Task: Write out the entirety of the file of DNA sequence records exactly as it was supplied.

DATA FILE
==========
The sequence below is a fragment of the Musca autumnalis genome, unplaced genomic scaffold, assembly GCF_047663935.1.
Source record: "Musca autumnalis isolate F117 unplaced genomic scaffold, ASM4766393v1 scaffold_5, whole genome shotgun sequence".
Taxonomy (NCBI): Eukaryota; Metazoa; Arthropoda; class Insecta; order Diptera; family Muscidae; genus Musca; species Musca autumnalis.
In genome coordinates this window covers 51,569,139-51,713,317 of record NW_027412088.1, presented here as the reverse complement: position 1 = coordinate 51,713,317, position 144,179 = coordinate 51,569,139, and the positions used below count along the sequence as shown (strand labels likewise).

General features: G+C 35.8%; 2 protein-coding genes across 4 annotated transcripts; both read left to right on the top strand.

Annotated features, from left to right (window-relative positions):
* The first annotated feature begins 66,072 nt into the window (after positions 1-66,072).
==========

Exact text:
The sequence below is a fragment of the Musca autumnalis genome, unplaced genomic scaffold, assembly GCF_047663935.1.
Source record: "Musca autumnalis isolate F117 unplaced genomic scaffold, ASM4766393v1 scaffold_5, whole genome shotgun sequence".
Taxonomy (NCBI): Eukaryota; Metazoa; Arthropoda; class Insecta; order Diptera; family Muscidae; genus Musca; species Musca autumnalis.
In genome coordinates this window covers 51,569,139-51,713,317 of record NW_027412088.1, presented here as the reverse complement: position 1 = coordinate 51,713,317, position 144,179 = coordinate 51,569,139, and the positions used below count along the sequence as shown (strand labels likewise).

General features: G+C 35.8%; 2 protein-coding genes across 4 annotated transcripts; both read left to right on the top strand.

Annotated features, from left to right (window-relative positions):
* The first annotated feature begins 66,072 nt into the window (after positions 1-66,072).